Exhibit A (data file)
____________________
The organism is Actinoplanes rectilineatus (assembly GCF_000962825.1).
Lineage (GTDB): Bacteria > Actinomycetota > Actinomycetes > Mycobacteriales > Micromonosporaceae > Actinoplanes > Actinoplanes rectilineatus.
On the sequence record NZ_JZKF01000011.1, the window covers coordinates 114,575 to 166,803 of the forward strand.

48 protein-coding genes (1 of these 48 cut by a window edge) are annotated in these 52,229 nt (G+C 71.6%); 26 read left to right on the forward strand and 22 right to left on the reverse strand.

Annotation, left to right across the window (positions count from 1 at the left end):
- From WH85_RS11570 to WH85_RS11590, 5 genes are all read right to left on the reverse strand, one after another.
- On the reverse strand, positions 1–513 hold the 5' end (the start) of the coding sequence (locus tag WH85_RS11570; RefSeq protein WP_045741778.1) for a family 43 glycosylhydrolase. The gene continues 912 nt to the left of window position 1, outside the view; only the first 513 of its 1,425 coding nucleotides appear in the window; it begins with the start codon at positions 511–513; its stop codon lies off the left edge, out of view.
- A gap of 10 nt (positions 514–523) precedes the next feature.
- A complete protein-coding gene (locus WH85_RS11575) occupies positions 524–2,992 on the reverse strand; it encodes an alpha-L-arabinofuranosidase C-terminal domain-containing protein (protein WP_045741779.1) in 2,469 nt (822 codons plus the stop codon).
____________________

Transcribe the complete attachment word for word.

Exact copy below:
The organism is Actinoplanes rectilineatus (assembly GCF_000962825.1).
Lineage (GTDB): Bacteria > Actinomycetota > Actinomycetes > Mycobacteriales > Micromonosporaceae > Actinoplanes > Actinoplanes rectilineatus.
On the sequence record NZ_JZKF01000011.1, the window covers coordinates 114,575 to 166,803 of the forward strand.

48 protein-coding genes (1 of these 48 cut by a window edge) are annotated in these 52,229 nt (G+C 71.6%); 26 read left to right on the forward strand and 22 right to left on the reverse strand.

Annotation, left to right across the window (positions count from 1 at the left end):
- From WH85_RS11570 to WH85_RS11590, 5 genes are all read right to left on the reverse strand, one after another.
- On the reverse strand, positions 1–513 hold the 5' end (the start) of the coding sequence (locus tag WH85_RS11570; RefSeq protein WP_045741778.1) for a family 43 glycosylhydrolase. The gene continues 912 nt to the left of window position 1, outside the view; only the first 513 of its 1,425 coding nucleotides appear in the window; it begins with the start codon at positions 511–513; its stop codon lies off the left edge, out of view.
- A gap of 10 nt (positions 514–523) precedes the next feature.
- A complete protein-coding gene (locus WH85_RS11575) occupies positions 524–2,992 on the reverse strand; it encodes an alpha-L-arabinofuranosidase C-terminal domain-containing protein (protein WP_045741779.1) in 2,469 nt (822 codons plus the stop codon).